Bear Kaufmann, Jeff Tiedeken and Jim Mason are at University of Minnesota, Morris this week installing the Powertainer and setting it up for its initial runs onsite. This has been a long haul, and we’re very happy to finally have it here and soon begin pumping biomass power back into the grid. A big thank you goes to Lowell Rasmussen, Jim Barbour and Dave Aronson at the UMM for making this project possible, as well as their general dedication to proving small scale biomass energy for midwestern ag applications. As well a huge thank you to APL team member Nick Monahan for taking on the complexity of managing the overall construction project and CAD sheet metal origami that rendered it to real.
There is a formal opening and demonstration onsite this Thursday from 1-3pm. It is open to the public so if you are in the area, you are welcome to attend. More information on the opening and the project can be found in the press release here: http://www.power-eng.com/news/2012/06/23/university-of-minnesota-morris-demonstrates-new-power-technology.html
For the next 6 months we’ll be learning and refining the installation onsite, and hopefully ending with a daily running installation. There are many details to work out, and surely many things yet to learn. However, we are very satisfied with the fundamentals, and the general proving that one can compact and integrate the full gasification system (gasifier, filtration, engine and hopper) within one 20′ shipping container. The goal is the total system in a box, drop it off the truck and go. No onsite construction. Fill the hopper with a conveyor, skid steer or bucket tractor.
The architecture for this system is essentially the TOTTI vessel and heat exchange relationships scaled up, with an additional stage of using the engine radiator blast for predrying the fuel. The hopper is open to atmosphere, with a louvered base, so we can pass the hot radiator blast through the bed. This should significantly extend the fuel moisture range beyond the 30% or so top we can tolerate in the standard TOTTI on the Power Pallet. We’ll be running corn cobs at UMM. Most of the testing at APL were on wood chips.
As usual, what started as a gasifier project turned into a fuel handling project. Getting a 24hr hopper integrated into the shipping container, with airlock and secondary heated auger to the gasifier, turned into a non-trivial 3D LEGO puzzle. See the galleries for the details for how we finally solved it.
See here for the full gallery of photos from the install at Univeristy of Minnesota, Morris http://gekgasifier.com/wpgallery/powertainer-at-university-of-minnesota-morris/
See here for the full gallery of photos from the testing at APL in Berkeley http://gekgasifier.com/wpgallery/100kw-powertainer-at-apl-june-2012/
We get many people asking us when we can offer this unit to other projects. The answer is not yet. We are not yet at a point of maturity in the design and details to offer this as a regular commercial unit. We expect to be there in about one year.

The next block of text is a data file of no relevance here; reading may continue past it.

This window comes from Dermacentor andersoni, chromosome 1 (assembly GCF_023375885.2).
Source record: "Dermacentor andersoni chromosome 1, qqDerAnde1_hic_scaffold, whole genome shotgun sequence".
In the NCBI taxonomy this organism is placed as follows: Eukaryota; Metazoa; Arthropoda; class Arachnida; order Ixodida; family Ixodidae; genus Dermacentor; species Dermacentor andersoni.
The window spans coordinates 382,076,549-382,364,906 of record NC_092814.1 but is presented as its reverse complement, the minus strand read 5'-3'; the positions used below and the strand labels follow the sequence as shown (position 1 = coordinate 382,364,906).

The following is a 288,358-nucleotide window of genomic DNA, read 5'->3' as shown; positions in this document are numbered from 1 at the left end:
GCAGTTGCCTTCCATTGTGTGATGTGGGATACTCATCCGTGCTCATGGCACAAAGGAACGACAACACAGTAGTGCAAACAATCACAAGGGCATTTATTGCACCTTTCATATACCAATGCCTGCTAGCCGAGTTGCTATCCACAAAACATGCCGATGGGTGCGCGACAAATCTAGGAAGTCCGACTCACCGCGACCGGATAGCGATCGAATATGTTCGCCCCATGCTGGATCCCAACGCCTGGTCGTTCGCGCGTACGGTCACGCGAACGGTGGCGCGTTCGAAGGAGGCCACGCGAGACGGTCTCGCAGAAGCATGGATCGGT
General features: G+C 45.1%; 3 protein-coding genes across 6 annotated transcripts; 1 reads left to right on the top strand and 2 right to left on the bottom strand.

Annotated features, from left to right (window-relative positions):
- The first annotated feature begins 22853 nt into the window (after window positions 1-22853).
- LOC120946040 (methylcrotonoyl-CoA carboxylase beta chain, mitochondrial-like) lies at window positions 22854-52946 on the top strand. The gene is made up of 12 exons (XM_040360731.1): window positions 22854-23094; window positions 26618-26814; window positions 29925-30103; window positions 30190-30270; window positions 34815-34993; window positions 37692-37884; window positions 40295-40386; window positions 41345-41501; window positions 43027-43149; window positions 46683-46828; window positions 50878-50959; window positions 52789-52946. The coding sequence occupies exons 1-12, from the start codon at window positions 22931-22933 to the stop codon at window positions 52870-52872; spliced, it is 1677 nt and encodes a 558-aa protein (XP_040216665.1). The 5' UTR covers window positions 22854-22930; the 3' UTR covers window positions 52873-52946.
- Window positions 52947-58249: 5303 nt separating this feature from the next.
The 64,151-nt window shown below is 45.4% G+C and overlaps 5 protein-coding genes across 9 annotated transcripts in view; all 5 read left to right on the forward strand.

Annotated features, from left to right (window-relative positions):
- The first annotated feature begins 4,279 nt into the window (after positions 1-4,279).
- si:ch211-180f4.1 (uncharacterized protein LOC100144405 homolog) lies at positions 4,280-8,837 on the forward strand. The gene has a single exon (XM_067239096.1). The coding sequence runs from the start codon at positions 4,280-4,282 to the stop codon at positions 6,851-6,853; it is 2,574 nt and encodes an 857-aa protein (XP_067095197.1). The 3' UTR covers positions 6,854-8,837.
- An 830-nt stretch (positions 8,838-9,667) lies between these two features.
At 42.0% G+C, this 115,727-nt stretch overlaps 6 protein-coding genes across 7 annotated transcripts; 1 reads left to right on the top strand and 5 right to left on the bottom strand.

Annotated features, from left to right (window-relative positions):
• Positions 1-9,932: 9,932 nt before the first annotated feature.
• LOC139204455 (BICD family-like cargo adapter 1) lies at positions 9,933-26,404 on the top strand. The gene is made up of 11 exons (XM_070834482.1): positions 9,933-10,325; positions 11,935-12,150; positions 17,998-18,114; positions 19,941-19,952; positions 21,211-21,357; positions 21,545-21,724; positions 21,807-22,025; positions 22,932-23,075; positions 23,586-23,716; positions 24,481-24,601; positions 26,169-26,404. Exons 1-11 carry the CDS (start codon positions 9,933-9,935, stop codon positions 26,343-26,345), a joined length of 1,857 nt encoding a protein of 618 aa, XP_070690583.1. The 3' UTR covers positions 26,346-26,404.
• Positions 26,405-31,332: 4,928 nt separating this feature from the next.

To help us get there, we are looking for additional projects where a still in development system is an appropriate fit. This will be a research or entrepreneurial setting that can tolerate a not-yet-fully-hands-off-24/7-running-systyem, in return for the ultimate reward of a much compacted and price optimized total solution vs other current options on the market. Write us at firstname.lastname@example.org if you are interested.
Hope to see some of you in Morris this Thursday.
Yoav and I just returned from a trip to Indonesia to help with the set up and operational instruction for 2 Power Pallets there.
They are being integrated into a pilot stage “Village Hub” project. This pilot is located next to a palm sugar factory run by the Masarang Foundation (http://www.masarang.nl/). The factory uses waste geothermal heat from a 35 MW geothermal plant to dry and prepare palm sugar. This sugar is prepared from the sap of the Arenga Palm (http://en.wikipedia.org/wiki/Arenga_pinnata), a species studied by Willie Smits who studied forestry in the Netherlands (and gave a great TED talk (http://www.ted.com/talks/willie_smits_restores_a_rainforest.html). The sap is collected by bruising the fruiting branches, which release the sap, up to 100 liters per tree per day. It can be processed into sugar and ethanol. The Arenga palm can grow on poor soils, allowing deforested areas to be reforested, acting as a nurse tree to re-introduce more diverse species (see Willie’s TED talk above).
The Village Hub concept is to create smaller scale plants that can operate with zero external inputs and zero waste. These would collect sap from a collection of local farmers allowing economic opportunities to stay and protect reforested areas. The Hub would provide extra electricity to the villages and a medical office with internet access for doctors. The Power Pallet would provide electricity for plant operations and other uses.
We successfully installed and operated the Power Pallets and provided training to the workers at the facility, who were quite excited to be involved and learn about gasification and the equipment.
A view of the pilot factory – designed to be zero waste – the sugar operation (upper left) makes sugar/alcohol/distilled water, wastes feed pigs, pig and human waste feeds a biogas digestor (lower right), CO2 from alcohol fermentation feeds algae in pond. Algae feeds pigs. Remaining nutrient rich water into rice field (lower).
Going over the 20 kW control panel and startup check list.